Then if this great and infinite sacrifice has been made in our behalf, let us ask ourselves, What are we doing? Do we say, “Believe, believe on Christ, and that is all”? If we have not the faith that works by love, and purifies the soul from every stain of sin, then we have a spurious faith. Christ is not the minister of sin. And what is sin? The only definition given in God's word is, “Sin is the transgression of the law;” and the apostle Paul declares, “Where no law is, there is no transgression.” The law is the great standard that will measure every man's character. The very test that was brought upon Adam in Eden will be applied to every member of the human family. We stand as Adam did, with opportunity for a second trial, to prove our allegiance to the Government of God. If we listen, as Adam did, to the first adversary of God's law, we shall be led to treat the words of God as of little consequence, and transgress the commandment. “The wages of sin is death.” The Father loves us, and his love led him to suffer his beloved Son to make an atonement for us, that we might not perish but have everlasting life. To as many as received this precious Jesus, “to them gave he power to become the sons of God.” John exclaims: “Beloved, now are we the sons of God, and it doth not yet appear what we shall be; but we know that, when he shall appear, we shall be like him; for we shall see him as he is.” It is no cheap faith, that costs nothing and requires nothing, that we are to have. But John continues: “And every man that hath this hope in him purifieth himself, even as He is pure.” ST November 24, 1887, par. 12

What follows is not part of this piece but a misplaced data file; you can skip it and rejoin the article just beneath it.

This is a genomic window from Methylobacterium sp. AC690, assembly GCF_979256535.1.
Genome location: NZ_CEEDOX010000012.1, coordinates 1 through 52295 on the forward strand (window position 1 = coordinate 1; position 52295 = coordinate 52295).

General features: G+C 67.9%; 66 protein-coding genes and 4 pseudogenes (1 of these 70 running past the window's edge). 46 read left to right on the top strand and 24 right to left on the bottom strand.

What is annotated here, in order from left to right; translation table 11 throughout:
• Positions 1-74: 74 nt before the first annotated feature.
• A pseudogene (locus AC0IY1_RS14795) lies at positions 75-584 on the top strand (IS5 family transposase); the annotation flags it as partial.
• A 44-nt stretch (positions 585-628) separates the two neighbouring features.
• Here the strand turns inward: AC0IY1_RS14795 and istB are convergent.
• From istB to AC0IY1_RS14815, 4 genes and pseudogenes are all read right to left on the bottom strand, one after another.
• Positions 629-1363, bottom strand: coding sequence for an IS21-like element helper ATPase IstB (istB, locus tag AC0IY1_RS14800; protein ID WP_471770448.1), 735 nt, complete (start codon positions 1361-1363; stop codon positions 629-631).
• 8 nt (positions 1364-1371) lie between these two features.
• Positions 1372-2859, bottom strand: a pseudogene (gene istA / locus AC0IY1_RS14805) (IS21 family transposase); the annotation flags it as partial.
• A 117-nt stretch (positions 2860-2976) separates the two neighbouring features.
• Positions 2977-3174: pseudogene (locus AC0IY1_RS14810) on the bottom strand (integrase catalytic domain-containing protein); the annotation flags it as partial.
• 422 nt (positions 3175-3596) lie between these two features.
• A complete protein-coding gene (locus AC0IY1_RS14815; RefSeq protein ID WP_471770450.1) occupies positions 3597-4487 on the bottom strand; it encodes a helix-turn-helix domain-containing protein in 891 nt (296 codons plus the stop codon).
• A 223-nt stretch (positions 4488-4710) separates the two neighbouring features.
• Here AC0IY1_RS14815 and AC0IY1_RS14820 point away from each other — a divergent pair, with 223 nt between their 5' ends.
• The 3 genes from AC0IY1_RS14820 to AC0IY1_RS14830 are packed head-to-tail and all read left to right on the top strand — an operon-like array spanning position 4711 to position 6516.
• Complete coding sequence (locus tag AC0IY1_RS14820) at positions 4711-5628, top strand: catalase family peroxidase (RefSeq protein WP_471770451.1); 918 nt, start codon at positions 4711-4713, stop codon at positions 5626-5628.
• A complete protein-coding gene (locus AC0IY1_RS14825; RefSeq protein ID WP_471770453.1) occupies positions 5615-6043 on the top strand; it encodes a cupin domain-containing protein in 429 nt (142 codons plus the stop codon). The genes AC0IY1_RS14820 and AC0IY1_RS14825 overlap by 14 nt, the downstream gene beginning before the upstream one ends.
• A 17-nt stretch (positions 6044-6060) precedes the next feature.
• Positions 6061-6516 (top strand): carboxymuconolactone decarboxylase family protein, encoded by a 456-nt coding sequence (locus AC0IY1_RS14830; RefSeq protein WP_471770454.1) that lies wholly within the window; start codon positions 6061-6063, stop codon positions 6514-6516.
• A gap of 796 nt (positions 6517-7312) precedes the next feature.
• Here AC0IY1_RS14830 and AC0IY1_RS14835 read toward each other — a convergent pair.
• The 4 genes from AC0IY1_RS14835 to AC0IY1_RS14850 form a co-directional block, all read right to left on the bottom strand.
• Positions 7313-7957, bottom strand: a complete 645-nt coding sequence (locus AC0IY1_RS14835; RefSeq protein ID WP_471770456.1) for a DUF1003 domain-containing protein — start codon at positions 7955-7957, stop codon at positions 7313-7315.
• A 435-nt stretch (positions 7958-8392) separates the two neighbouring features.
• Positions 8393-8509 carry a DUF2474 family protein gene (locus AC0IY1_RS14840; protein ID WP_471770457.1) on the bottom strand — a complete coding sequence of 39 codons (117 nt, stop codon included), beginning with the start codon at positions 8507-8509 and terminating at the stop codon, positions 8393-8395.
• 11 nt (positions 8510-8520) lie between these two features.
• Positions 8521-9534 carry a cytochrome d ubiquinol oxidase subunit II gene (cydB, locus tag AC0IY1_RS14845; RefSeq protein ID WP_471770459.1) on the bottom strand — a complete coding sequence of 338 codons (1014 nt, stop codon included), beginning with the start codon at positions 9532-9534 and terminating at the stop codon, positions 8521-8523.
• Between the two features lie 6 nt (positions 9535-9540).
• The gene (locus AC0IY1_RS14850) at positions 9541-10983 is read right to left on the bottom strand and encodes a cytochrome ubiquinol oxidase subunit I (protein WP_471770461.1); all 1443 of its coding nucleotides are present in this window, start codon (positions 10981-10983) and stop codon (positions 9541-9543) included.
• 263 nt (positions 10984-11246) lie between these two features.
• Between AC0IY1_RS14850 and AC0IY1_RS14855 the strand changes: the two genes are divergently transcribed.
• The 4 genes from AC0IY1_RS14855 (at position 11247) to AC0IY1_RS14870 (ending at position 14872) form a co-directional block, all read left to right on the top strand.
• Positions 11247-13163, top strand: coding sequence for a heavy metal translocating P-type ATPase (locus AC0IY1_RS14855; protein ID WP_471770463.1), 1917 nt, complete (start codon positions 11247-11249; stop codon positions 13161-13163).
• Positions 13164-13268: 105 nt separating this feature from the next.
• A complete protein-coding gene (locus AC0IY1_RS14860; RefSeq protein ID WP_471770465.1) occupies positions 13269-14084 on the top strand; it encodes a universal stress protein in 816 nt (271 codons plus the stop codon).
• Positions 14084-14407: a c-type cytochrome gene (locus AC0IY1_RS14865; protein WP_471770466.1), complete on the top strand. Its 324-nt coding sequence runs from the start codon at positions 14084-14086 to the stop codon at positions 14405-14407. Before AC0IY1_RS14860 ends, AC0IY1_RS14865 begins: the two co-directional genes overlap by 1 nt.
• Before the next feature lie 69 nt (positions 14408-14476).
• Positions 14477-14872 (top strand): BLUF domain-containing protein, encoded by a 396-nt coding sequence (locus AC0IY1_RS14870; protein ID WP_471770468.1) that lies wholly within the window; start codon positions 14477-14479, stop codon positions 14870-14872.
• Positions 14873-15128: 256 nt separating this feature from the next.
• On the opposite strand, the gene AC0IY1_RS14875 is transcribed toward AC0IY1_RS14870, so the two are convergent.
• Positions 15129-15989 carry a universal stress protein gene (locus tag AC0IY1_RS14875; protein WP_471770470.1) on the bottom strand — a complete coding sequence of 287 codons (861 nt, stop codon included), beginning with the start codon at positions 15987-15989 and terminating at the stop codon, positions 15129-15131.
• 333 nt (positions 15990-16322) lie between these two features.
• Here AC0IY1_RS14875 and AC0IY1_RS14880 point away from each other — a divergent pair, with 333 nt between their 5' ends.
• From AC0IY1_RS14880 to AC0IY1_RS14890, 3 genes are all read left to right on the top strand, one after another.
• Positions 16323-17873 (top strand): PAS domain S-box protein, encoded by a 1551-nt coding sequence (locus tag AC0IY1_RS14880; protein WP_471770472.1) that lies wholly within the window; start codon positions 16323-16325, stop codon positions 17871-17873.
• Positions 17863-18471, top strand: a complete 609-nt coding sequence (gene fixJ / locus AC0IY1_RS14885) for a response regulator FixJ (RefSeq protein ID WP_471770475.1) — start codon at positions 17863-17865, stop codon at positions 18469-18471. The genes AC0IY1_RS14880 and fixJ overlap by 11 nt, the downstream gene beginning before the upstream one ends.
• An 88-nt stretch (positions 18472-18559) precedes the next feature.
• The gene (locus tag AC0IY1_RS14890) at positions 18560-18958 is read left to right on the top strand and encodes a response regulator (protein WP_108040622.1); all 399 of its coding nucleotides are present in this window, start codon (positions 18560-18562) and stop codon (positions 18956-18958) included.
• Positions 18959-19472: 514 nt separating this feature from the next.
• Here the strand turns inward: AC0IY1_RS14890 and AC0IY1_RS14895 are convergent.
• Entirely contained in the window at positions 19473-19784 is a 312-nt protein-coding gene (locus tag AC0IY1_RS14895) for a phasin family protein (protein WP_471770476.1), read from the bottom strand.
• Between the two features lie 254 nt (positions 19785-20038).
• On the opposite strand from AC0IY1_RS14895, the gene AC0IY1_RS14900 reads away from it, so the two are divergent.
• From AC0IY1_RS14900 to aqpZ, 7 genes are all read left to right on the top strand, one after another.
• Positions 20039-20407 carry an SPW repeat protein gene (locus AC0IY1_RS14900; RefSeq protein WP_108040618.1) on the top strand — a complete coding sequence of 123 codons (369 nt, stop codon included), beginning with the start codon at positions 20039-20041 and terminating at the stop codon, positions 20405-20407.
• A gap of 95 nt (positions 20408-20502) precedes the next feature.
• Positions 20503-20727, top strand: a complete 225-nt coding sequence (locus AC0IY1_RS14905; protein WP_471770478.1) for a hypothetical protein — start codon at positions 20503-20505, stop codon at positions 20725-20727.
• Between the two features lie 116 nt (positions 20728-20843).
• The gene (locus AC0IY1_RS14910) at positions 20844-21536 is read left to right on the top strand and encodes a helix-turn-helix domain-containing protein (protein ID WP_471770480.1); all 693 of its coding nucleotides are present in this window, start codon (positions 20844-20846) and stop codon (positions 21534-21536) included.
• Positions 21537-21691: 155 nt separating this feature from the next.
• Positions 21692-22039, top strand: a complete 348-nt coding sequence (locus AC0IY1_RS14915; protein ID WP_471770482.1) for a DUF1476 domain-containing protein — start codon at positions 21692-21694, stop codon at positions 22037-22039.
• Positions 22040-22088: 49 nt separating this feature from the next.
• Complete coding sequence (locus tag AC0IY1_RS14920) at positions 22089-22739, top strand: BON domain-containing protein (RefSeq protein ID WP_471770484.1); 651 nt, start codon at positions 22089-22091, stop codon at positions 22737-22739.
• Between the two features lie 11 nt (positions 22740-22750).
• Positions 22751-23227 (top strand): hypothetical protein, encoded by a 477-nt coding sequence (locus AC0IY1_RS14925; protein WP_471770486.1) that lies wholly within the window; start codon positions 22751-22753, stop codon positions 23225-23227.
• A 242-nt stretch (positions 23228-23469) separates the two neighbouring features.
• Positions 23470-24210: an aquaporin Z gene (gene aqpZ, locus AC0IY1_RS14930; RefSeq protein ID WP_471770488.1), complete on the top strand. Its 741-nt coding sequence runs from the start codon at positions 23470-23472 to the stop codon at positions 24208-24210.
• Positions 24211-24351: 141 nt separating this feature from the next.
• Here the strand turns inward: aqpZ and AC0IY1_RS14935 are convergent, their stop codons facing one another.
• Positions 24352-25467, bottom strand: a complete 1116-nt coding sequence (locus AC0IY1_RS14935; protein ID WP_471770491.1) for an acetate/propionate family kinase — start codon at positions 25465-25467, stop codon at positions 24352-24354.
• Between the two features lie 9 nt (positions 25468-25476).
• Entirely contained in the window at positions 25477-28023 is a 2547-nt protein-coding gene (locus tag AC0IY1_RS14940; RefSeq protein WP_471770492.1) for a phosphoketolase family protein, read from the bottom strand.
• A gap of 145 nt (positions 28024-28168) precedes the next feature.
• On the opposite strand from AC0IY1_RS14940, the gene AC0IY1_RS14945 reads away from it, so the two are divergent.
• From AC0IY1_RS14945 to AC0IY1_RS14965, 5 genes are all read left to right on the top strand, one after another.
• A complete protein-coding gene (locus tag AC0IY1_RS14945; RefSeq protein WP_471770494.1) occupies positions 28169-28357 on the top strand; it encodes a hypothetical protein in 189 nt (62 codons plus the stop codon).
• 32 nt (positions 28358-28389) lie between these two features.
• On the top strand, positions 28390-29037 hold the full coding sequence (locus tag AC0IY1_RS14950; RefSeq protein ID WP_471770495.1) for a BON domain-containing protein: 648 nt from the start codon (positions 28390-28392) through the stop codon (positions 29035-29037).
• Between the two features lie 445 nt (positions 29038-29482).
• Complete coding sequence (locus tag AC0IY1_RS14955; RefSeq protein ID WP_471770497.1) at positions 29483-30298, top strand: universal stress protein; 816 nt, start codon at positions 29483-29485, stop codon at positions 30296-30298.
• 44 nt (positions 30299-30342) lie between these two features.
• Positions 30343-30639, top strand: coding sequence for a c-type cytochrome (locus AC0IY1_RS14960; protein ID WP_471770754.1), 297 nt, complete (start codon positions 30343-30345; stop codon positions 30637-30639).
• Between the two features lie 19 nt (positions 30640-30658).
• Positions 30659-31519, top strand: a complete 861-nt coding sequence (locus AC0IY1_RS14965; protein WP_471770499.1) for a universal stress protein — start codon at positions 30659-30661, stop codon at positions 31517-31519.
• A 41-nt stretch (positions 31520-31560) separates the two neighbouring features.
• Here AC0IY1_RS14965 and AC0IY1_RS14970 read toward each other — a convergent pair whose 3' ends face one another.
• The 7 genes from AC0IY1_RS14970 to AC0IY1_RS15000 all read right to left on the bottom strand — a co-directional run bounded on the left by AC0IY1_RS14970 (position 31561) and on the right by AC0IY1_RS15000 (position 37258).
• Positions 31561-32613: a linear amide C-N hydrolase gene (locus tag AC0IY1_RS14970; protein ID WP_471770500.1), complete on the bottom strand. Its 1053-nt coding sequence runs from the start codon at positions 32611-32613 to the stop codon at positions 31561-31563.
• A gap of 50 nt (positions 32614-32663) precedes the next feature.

Believe, believe, believe in Jesus, is the soothing lullaby that is lulling the world to sleep in the cradle of carnal security. Why, the devils believe and tremble. We need to be alarmed. We need to sound the cry, “Depart from all iniquity.” When you bring Jesus into your daily life and character, you will not make your feelings the criterion of your religion; you will exalt him in the darkest hour; you will seek to point those around you to the cleansing fountain. You will not cry, “Away with God's commandments; I do not want to hear about them;” but with your Saviour you will “magnify the law and make it honorable.” ST November 24, 1887, par. 13

We are in the perils of the last days, and Jesus has bidden us beware of false teachers. You are to know them by their fruits. Do they teach obedience to God, and yet break his plain words of command? God has given us reasoning faculties, and he wants us to use them. We are to “prove all things; hold fast that which is good.” He has given us the revelation of his will, and we shall be without excuse if we do not study the Sacred Word. Hear what the voice of the true Shepherd says to you, and walk in the path of obedience and love. “This do,” said Jesus, “and thou shalt live.” We cannot afford to lose eternal life. May God grant that we may meet you around the throne of God, to sing with you the song of redemption in the kingdom of glory. ST November 24, 1887, par. 14